Canada: 2014 Securities Class Actions Year In Review

Five Developments That Will Change The Landscape

The year 2014 brought further development and maturity to Canadian securities class action regimes but the case law continues to reveal discordant themes.

Preliminary issues relating to jurisdiction, the leave test and certification remained a primary focus, while the Supreme Court of Canada's granting of leave in four securities class actions will open the door to a new level of appellate guidance that will hopefully resolve some of the most significant controversies arising from the early cases interpreting Part XXIII.1 of the Ontario Securities Act (OSA) and its provincial counterparts. These controversies include the interpretation of the statutory limitation provision, the leave standard, and the appropriateness of certifying "common-law claims" advanced in tandem with statutory secondary market misrepresentation claims.

As the case law continues to develop, active securities class actions are piling up. Eleven new securities class actions were filed in Canada in 2014, including eight in Ontario. According to trends data compiled in a recent report by NERA Economic Consulting,1 these figures match the number of actions filed in 2013 and bring the total number of pending actions in Canada to 60, more than double the number five years ago. These active securities class actions represent more than C$35-billion in total claims. Additionally, six securities class actions were settled or tentatively settled in 2014, collectively worth C$38.4-million. The average of these settlements was C$6.4-million, and the median was C$6.4-million.

The Trilogy: Limitation Period Rulings and Implications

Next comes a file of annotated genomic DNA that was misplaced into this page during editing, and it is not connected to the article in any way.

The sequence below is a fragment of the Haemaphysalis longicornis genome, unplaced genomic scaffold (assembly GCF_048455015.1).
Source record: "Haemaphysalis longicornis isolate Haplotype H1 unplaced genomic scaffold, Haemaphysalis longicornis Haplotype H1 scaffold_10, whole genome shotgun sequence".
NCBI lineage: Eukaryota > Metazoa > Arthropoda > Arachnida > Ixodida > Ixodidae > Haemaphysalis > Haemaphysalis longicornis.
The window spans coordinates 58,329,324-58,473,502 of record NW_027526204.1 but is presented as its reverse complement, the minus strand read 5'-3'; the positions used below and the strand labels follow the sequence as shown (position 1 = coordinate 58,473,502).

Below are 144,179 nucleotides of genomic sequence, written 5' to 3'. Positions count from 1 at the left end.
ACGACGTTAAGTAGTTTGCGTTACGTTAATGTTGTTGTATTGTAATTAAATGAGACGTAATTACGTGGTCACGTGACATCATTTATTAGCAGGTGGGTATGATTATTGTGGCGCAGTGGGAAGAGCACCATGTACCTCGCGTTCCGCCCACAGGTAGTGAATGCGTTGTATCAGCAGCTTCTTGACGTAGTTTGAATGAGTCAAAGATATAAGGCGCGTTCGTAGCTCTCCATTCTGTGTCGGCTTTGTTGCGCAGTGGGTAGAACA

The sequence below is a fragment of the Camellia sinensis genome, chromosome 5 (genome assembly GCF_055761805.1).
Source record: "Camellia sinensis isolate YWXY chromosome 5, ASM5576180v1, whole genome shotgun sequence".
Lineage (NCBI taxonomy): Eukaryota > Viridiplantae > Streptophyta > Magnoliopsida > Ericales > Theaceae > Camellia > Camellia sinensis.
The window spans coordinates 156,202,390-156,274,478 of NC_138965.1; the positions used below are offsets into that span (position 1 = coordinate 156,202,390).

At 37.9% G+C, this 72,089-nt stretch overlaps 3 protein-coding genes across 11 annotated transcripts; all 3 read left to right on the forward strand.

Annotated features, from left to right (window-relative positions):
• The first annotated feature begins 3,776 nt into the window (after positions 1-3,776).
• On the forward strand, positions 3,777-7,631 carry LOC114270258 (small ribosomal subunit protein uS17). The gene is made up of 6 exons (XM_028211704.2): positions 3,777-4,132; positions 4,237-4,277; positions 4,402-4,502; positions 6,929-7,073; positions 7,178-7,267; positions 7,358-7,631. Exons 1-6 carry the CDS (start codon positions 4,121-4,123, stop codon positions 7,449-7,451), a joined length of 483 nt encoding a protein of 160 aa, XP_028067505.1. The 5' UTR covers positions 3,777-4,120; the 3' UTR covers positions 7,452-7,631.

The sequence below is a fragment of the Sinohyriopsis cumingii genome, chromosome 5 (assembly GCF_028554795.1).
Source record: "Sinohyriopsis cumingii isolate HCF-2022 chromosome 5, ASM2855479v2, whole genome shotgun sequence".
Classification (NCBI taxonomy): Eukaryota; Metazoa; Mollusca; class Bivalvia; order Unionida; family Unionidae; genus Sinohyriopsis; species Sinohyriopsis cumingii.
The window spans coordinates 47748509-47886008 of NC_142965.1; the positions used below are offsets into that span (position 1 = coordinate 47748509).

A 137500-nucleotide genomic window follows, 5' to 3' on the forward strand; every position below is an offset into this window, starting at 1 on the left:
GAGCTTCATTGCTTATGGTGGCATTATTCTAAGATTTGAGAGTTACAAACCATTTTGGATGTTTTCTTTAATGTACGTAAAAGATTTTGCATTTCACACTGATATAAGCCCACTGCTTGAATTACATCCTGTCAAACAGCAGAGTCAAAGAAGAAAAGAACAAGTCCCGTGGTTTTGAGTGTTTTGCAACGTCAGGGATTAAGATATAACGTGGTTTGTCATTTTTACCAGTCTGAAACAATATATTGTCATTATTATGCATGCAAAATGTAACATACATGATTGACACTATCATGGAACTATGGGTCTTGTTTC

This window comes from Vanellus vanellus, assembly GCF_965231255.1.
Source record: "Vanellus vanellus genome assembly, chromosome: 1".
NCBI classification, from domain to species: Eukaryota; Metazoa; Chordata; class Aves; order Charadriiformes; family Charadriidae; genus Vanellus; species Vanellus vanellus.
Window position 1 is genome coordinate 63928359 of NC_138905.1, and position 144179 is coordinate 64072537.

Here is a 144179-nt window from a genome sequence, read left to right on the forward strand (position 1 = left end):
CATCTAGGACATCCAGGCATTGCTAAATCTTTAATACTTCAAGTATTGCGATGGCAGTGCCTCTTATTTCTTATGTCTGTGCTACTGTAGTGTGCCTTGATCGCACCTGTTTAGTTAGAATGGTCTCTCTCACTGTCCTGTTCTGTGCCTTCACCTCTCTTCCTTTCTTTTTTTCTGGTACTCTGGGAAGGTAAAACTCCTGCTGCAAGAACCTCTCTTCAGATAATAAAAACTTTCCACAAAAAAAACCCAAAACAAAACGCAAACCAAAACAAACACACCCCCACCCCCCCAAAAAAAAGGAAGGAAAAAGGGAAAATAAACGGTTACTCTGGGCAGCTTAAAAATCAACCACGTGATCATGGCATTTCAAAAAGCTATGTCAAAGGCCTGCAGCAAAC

In February 2014, the Ontario Court of Appeal overturned one of its own recent precedents regarding the interpretation of the limitation period for commencing a secondary market class action under Part XXIII.1 in a trilogy of cases: Green v. CIBC, IMAX v. Silver and Celestica v. Millwright Regional Council of Ontario Pension Trust Fund (altogether referred to as the Trilogy). The Supreme Court, which heard the Trilogy appeal on February 9, 2015 and now has the decision under reserve, will now have the final say on how the statutory limitation period should be applied.

In 2012, the Ontario Court of Appeal confirmed, in Sharma v. Timminco, that plaintiffs must obtain leave to pursue a claim under Part XXIII.1 within three years of the alleged misrepresentation in accordance with section 138.14 of the OSA. However, the Court of Appeal panel that heard the Trilogy appeal reversed Timminco, holding that the section 138.14 limitation period is suspended as long as plaintiffs issue a statement of claim asserting common-law misrepresentation claims and plead an intention to seek leave to plead the statutory cause of action within the requisite three-year period. The Court of Appeal concluded that members of the proposed class are protected from the expiry of the limitation period from the point in time when the representative plaintiff "asserts" the statutory cause of action under Part XXIII.1. It held that an action is "asserted" when a statement of claim expressing the intention to pursue such a claim is issued.

In July, the Ontario legislature amended the OSA. It now provides that the limitation period governing a Part XXIII.1 claim is suspended on the date the application for leave is filed with the court and resumes running on disposition of the motion. While the amendment arguably addresses the controversy over how the statutory limitation period is to be applied going forward, several other issues that the Supreme Court will consider remain central to the future of securities class action litigation in Canada.

For example, the Supreme Court may consider whether the Court of Appeal appropriately considered section 138.14 within Part XXIII.1 as a whole, keeping in mind that the underlying purpose and policy objectives of the secondary market liability regime and that its various provisions are intended to operate harmoniously. Commentary from the Supreme Court about the interpretative approach taken by the Court of Appeal will likely influence the approach taken by lower courts interpreting other provisions of Part XXIII.1.

The Leave Standard

As the appeal in the Green case stemmed from the denial of leave and certification at the motions level, the Supreme Court will also consider the appropriate application of the leave test under the OSA. The OSA provides that leave for a proposed secondary market class action should only be granted if the claim is brought in good faith and the plaintiff has a "reasonable possibility of success at trial."